Are you interested in learning how to create effective content by leveraging information that’s already online? Would you like to learn how to curate useful content and use it to produce results for your business? We’re guessing both of these propositions are appealing to you, or anyone looking to step up their content marketing, so we’ve got some tips to help.
In this article we are going to explain how to find, curate and create effective content that will build your website’s exposure and even forge some useful relationships for you and your business.
Just throwing around the phrase “effective content” is not very helpful to anyone so let’s break the phrase down for a better understanding.
Content (as used in online marketing) can be defined as…
Effective (often times being unique to each business) is understood as…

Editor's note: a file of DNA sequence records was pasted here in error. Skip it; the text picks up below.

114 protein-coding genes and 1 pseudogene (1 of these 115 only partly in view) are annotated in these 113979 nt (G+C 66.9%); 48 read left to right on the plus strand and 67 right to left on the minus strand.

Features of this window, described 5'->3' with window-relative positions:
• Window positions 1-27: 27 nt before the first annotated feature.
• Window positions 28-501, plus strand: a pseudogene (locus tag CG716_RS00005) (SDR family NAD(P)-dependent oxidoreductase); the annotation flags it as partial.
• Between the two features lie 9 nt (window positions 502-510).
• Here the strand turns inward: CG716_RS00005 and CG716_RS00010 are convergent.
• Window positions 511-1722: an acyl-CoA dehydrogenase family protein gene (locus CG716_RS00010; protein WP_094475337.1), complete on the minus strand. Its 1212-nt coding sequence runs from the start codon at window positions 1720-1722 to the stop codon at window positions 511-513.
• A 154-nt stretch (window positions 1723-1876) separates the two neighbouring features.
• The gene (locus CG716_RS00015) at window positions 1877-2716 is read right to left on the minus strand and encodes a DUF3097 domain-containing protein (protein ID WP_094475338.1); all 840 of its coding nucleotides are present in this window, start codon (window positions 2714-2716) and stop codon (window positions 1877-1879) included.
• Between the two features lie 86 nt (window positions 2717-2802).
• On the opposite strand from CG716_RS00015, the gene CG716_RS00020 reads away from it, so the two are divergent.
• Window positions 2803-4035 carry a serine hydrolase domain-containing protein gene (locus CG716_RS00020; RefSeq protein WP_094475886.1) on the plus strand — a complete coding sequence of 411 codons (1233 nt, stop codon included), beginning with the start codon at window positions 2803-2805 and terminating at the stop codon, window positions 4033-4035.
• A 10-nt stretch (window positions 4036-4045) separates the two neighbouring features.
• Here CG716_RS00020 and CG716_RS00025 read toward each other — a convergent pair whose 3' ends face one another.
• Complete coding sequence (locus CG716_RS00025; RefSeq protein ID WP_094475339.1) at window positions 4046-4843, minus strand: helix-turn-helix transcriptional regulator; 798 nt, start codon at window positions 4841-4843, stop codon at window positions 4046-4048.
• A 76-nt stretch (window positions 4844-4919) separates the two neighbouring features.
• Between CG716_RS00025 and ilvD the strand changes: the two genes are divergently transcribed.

Creating content is something that just about anyone can do; creating better content that actually produces tangible results takes creativity, resilience, testing and a little bit of luck. One common, and useful, way to create effective content is through curation. Let’s take a look at how to find, organize and create content from a solid curation process.
Publishing curated content is a fantastic way to diversify your content marketing strategy. Not only does it allow you to continue learning by reading content from other authors, but it also helps you to establish useful relationships with these authors as well.
Before you can start curating though you must have an efficient discovery process in place. The last thing you want to do is spend too much time online as it takes away from your other business responsibilities and prevents a good work / life blend. Below are some of our favorite sources for finding great information that you can use in your content development plan.